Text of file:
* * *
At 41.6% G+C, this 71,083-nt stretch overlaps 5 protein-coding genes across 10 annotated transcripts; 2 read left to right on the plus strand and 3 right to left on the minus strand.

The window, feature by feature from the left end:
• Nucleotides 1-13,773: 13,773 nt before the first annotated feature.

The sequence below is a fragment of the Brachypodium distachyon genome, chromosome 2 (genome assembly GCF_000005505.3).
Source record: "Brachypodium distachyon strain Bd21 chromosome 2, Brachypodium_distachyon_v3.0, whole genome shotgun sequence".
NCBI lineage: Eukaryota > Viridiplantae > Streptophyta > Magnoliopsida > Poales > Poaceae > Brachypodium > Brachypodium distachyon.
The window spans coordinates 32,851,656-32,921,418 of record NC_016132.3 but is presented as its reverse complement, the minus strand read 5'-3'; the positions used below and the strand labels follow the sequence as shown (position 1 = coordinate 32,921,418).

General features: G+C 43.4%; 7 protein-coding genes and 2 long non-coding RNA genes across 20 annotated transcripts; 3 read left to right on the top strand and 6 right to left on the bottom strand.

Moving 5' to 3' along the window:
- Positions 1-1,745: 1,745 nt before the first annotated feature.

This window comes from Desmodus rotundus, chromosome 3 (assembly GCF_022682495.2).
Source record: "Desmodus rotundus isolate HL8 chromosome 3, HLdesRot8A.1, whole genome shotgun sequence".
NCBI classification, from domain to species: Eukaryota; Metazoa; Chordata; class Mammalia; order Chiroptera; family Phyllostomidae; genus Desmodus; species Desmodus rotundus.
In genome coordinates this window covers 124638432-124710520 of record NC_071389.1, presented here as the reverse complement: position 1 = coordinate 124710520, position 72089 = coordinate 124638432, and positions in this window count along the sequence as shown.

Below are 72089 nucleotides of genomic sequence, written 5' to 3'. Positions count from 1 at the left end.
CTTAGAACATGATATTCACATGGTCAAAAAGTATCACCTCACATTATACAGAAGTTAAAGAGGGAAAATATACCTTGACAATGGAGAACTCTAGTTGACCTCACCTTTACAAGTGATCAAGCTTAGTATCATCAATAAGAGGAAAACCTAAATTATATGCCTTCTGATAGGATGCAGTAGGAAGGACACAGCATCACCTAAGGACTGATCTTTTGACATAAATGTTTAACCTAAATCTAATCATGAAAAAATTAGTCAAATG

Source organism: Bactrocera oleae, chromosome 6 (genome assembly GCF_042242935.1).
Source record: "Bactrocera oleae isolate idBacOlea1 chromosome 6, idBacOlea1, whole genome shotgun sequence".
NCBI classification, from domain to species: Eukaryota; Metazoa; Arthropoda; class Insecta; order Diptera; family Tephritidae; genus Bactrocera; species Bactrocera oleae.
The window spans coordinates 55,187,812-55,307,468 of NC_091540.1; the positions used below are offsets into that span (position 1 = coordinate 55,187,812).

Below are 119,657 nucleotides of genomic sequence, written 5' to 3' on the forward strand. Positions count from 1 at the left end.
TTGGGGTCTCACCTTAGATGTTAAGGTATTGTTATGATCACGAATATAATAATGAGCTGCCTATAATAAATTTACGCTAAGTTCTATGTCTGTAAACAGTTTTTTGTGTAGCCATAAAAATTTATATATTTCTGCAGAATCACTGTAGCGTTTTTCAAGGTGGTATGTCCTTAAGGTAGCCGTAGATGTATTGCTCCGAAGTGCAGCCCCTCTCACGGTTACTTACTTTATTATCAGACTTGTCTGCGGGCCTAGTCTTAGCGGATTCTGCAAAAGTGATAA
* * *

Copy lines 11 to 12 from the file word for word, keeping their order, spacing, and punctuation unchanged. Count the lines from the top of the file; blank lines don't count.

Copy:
This window comes from Desmodus rotundus, chromosome 3 (assembly GCF_022682495.2).
Source record: "Desmodus rotundus isolate HL8 chromosome 3, HLdesRot8A.1, whole genome shotgun sequence".